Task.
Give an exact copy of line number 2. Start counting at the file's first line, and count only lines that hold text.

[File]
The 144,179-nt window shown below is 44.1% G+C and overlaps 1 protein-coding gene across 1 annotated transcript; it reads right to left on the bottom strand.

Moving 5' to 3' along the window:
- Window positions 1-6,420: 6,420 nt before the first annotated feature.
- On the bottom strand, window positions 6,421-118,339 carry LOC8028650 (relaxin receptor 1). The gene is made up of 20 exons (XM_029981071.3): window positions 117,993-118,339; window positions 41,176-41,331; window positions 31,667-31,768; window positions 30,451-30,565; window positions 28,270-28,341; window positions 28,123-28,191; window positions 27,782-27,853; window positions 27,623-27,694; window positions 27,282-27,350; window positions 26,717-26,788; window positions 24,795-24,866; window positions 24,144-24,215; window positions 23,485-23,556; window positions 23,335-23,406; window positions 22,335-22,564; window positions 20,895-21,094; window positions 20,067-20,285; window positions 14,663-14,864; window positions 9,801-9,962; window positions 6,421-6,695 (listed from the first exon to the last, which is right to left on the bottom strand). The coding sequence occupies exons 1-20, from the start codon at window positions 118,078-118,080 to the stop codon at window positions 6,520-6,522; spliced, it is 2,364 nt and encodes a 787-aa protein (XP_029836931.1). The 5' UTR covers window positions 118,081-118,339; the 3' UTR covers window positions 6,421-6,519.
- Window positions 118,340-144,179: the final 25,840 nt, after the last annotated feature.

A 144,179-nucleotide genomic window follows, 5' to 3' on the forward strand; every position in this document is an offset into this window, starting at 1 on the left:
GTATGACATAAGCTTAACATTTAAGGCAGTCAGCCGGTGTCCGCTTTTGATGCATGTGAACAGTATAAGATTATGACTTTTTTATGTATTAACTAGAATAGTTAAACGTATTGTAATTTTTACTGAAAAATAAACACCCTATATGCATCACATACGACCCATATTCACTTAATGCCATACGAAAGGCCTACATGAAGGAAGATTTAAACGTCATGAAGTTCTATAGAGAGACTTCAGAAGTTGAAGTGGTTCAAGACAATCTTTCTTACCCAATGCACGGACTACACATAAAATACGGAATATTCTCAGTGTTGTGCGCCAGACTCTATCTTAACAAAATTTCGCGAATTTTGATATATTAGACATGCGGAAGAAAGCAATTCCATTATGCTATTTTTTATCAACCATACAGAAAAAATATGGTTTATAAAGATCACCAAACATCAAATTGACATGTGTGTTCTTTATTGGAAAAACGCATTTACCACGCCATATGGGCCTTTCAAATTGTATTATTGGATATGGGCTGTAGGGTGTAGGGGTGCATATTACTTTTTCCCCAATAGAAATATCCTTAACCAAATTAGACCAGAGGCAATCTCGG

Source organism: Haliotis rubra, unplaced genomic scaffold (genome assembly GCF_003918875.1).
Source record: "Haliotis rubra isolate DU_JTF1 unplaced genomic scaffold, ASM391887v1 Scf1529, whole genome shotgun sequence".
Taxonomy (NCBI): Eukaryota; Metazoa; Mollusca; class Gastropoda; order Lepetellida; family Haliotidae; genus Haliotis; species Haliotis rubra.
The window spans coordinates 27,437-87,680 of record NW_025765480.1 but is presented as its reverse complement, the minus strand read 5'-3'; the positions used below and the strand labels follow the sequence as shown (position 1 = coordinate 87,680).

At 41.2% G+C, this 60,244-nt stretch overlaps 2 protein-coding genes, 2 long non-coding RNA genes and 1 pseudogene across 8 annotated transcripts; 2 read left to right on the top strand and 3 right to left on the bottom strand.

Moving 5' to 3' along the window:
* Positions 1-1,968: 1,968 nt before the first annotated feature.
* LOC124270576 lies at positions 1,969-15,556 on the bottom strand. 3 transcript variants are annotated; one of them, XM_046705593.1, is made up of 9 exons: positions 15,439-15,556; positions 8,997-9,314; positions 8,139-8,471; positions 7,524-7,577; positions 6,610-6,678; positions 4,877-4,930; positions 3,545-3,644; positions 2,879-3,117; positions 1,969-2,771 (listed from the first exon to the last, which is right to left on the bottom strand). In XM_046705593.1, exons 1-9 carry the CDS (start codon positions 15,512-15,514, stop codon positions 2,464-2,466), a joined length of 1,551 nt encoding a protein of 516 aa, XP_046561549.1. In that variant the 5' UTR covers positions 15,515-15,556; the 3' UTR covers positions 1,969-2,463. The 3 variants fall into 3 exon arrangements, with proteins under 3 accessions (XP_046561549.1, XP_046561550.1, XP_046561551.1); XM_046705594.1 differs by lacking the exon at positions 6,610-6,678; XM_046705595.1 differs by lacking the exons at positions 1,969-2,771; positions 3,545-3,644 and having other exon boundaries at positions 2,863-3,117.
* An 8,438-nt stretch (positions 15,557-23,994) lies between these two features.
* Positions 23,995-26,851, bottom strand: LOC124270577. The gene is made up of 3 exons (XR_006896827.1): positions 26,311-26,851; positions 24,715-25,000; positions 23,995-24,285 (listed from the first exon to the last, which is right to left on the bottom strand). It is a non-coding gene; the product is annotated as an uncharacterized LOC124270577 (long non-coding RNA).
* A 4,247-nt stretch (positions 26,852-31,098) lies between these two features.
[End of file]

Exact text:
Moving 5' to 3' along the window: